Internet television was dealt a massive blow last week as the Feds executed ‘Operation in Our Sites,' taking down a total of nine streaming video sites including and

First of all, let me just address the codename. Puns, guys? Really? Whatever happened to shit like Operation Urgent Fury? Now that is a badass name for an Operation. Anyway, the LA Times reports that:

Federal authorities announced that they had seized domain names from nine websites engaged in the ‘criminal theft of American movies and television.' Combined, the sites drew 6.7 million visitors a month.

Millions! Now these millions of users have been left devastated; their ability to watch cable shows and random British television completely crippled by the loss of their favorite streaming video site.

And, of course, many have taken to Twitter to express their grief especially the users of Ninja Video, which had a dedicated base of users and a pretty active forum community.

User britishgaming says goodnight to his sweet prince:

While others, such as katieholt, suggest that the loss of Ninja Video is comparable to the oil spill and apple's reception problems:

There is no doubt that Ninja Video offered a streaming video site that was unprecedented in quality and size. The sheer amount of videos that were hosted on Ninja Video was staggering, including many HD quality television episodes and movies. In hindsight perhaps Ninja Video just flew too close to the sun, offered too much, making their demise all but inevitable.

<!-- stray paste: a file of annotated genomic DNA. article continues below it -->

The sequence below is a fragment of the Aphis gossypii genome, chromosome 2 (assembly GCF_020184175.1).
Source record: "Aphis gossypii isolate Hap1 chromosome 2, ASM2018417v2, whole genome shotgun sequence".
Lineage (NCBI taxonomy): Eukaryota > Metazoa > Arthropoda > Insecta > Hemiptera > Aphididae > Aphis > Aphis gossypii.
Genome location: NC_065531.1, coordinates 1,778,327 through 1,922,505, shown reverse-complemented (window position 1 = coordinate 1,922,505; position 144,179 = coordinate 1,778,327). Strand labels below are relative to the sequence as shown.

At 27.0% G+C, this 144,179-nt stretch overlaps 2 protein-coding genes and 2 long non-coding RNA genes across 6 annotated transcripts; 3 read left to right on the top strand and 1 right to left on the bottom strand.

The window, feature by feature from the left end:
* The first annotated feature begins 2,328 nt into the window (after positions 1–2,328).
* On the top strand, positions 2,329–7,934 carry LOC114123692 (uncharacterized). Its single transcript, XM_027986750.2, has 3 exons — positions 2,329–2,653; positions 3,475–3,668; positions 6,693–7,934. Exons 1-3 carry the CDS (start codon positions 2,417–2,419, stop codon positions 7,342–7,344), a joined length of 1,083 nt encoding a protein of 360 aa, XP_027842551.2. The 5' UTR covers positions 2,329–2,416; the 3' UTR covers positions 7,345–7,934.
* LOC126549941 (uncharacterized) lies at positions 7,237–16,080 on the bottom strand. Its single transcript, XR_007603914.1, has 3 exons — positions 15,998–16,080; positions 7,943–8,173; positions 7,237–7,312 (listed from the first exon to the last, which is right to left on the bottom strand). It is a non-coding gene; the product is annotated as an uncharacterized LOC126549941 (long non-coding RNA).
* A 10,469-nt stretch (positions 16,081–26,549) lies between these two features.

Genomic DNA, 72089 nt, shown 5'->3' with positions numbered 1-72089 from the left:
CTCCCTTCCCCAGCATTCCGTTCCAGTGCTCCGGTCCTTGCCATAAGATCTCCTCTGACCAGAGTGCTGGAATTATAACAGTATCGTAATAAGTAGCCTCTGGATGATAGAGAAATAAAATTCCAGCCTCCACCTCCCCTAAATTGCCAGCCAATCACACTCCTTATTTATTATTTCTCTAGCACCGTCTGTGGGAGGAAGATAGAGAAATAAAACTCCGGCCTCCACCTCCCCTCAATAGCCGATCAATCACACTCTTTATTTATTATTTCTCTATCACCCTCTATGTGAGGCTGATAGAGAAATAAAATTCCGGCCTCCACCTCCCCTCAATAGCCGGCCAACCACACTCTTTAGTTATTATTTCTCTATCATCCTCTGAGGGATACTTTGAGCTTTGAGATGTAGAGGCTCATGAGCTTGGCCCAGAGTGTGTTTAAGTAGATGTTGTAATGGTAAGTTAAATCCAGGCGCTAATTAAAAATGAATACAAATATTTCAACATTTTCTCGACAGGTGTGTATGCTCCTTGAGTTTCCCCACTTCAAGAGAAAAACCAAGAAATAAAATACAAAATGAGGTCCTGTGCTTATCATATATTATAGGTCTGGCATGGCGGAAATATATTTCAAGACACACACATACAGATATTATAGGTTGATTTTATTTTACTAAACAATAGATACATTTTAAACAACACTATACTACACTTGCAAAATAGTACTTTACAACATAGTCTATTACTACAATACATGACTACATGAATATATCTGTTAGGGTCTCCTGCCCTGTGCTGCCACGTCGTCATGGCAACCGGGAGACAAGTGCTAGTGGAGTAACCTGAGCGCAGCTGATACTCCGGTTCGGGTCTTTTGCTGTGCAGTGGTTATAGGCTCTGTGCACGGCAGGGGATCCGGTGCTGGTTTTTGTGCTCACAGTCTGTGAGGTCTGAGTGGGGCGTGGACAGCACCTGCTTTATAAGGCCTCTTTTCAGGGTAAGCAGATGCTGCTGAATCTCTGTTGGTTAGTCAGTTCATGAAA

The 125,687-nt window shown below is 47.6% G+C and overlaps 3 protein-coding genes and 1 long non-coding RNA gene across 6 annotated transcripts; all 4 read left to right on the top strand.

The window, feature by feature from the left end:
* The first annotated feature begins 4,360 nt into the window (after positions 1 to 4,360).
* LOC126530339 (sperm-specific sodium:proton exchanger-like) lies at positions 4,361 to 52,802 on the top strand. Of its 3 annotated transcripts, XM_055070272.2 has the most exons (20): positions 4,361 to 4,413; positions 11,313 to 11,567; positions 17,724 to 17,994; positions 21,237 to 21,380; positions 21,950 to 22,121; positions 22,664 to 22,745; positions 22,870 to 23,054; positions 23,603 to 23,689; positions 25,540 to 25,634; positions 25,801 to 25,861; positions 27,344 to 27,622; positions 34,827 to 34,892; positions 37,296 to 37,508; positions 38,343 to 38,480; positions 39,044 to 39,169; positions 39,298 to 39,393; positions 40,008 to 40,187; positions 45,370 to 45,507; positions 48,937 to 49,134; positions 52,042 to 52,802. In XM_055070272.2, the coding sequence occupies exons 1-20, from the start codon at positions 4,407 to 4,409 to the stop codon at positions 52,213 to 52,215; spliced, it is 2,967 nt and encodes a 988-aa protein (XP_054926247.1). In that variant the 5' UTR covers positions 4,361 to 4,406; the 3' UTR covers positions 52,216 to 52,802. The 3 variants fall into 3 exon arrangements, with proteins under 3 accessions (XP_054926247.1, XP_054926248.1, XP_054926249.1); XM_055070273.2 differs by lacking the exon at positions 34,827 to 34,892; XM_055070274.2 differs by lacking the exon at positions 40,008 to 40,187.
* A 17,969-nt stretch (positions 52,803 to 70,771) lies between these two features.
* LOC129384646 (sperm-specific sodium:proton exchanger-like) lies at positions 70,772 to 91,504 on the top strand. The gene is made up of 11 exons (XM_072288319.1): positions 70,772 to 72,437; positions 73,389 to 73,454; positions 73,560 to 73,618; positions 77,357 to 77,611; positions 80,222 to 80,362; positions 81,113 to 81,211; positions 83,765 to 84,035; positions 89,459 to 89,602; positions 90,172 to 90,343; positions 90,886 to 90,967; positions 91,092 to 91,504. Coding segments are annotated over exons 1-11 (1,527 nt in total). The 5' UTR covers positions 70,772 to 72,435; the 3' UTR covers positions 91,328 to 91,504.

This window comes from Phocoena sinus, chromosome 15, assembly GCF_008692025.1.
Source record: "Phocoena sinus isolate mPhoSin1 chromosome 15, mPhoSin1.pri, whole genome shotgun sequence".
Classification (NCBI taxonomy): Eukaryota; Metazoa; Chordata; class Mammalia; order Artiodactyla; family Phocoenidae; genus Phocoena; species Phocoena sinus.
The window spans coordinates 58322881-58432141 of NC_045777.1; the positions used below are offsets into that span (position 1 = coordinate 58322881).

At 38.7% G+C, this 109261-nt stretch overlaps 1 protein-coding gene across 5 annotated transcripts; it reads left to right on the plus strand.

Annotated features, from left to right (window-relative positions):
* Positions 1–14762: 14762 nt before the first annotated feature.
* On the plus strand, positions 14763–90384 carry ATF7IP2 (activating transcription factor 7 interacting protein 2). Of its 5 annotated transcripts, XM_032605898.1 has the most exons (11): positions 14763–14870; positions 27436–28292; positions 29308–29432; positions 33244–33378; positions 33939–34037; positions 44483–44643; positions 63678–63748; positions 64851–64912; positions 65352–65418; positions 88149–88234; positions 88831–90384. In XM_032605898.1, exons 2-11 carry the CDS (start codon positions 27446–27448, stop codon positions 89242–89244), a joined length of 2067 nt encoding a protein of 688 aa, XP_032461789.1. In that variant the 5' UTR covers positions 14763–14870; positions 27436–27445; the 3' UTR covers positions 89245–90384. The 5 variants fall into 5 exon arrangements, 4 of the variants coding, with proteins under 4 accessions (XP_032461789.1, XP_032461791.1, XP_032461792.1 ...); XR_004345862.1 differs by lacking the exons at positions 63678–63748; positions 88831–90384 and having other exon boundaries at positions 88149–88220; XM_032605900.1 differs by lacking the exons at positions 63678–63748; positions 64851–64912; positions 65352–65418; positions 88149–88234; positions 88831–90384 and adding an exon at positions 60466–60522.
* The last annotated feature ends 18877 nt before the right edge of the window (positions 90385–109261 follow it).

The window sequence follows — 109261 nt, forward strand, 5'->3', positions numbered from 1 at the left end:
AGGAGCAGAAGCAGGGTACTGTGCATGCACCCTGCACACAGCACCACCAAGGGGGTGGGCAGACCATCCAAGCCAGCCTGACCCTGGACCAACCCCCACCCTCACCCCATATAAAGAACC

The site was especially beloved because of it dedication to rounding up weekly Science television programming and investigative journalism shows from the BBC and elsewhere. It's hard not to have a soft spot in your heart for a website that offers such diverse television with a very user-friendly design; however the question of legality remains. Ninja Video, of course, defends itself in a pseudo-revolutionary ‘Manifesto.'

What do you all think? Is this the tragic loss of a valuable internet resource or a win for the beleaguered culture industries?

Kenneth Gibson is 22 years old and currently a university student in Canada. He spent his childhood growing up on the mean streets of Belfast; a typical latchkey kid, as most of the neighborhood kids were. At 12 he moved with his parents to Hamilton, ON; spending his teenage years in that post-industrial wasteland that is (probably best known as being the butt of one of John Stewart's jokes at the Montreal comedy festival some years ago). Nowadays he spends his time being a news junkie, policy wonk and and student of archaeology.